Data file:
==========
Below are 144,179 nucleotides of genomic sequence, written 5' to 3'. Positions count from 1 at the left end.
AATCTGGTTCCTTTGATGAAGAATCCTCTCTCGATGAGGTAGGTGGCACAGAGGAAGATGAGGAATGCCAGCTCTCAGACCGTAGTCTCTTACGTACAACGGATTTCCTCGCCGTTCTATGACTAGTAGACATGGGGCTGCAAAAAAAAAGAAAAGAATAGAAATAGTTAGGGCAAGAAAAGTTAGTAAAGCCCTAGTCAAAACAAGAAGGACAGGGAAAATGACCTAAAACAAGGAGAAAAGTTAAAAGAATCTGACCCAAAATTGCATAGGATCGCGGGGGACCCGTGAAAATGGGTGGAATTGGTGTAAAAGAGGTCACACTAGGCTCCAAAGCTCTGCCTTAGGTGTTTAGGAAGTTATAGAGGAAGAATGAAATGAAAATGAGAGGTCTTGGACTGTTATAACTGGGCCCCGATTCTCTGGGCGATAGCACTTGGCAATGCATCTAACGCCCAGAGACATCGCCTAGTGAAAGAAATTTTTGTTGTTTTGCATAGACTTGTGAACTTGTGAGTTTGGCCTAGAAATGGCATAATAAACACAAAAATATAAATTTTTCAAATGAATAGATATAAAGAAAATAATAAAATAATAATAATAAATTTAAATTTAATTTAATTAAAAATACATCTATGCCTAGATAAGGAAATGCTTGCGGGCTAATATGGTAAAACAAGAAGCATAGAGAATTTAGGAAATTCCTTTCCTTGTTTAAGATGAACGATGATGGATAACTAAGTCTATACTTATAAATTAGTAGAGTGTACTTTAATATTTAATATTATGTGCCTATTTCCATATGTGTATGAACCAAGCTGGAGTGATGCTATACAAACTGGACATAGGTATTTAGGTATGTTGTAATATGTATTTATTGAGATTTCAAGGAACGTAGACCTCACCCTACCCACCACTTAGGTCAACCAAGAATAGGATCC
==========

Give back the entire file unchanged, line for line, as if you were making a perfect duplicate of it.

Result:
Below are 144,179 nucleotides of genomic sequence, written 5' to 3'. Positions count from 1 at the left end.
AATCTGGTTCCTTTGATGAAGAATCCTCTCTCGATGAGGTAGGTGGCACAGAGGAAGATGAGGAATGCCAGCTCTCAGACCGTAGTCTCTTACGTACAACGGATTTCCTCGCCGTTCTATGACTAGTAGACATGGGGCTGCAAAAAAAAAGAAAAGAATAGAAATAGTTAGGGCAAGAAAAGTTAGTAAAGCCCTAGTCAAAACAAGAAGGACAGGGAAAATGACCTAAAACAAGGAGAAAAGTTAAAAGAATCTGACCCAAAATTGCATAGGATCGCGGGGGACCCGTGAAAATGGGTGGAATTGGTGTAAAAGAGGTCACACTAGGCTCCAAAGCTCTGCCTTAGGTGTTTAGGAAGTTATAGAGGAAGAATGAAATGAAAATGAGAGGTCTTGGACTGTTATAACTGGGCCCCGATTCTCTGGGCGATAGCACTTGGCAATGCATCTAACGCCCAGAGACATCGCCTAGTGAAAGAAATTTTTGTTGTTTTGCATAGACTTGTGAACTTGTGAGTTTGGCCTAGAAATGGCATAATAAACACAAAAATATAAATTTTTCAAATGAATAGATATAAAGAAAATAATAAAATAATAATAATAAATTTAAATTTAATTTAATTAAAAATACATCTATGCCTAGATAAGGAAATGCTTGCGGGCTAATATGGTAAAACAAGAAGCATAGAGAATTTAGGAAATTCCTTTCCTTGTTTAAGATGAACGATGATGGATAACTAAGTCTATACTTATAAATTAGTAGAGTGTACTTTAATATTTAATATTATGTGCCTATTTCCATATGTGTATGAACCAAGCTGGAGTGATGCTATACAAACTGGACATAGGTATTTAGGTATGTTGTAATATGTATTTATTGAGATTTCAAGGAACGTAGACCTCACCCTACCCACCACTTAGGTCAACCAAGAATAGGATCC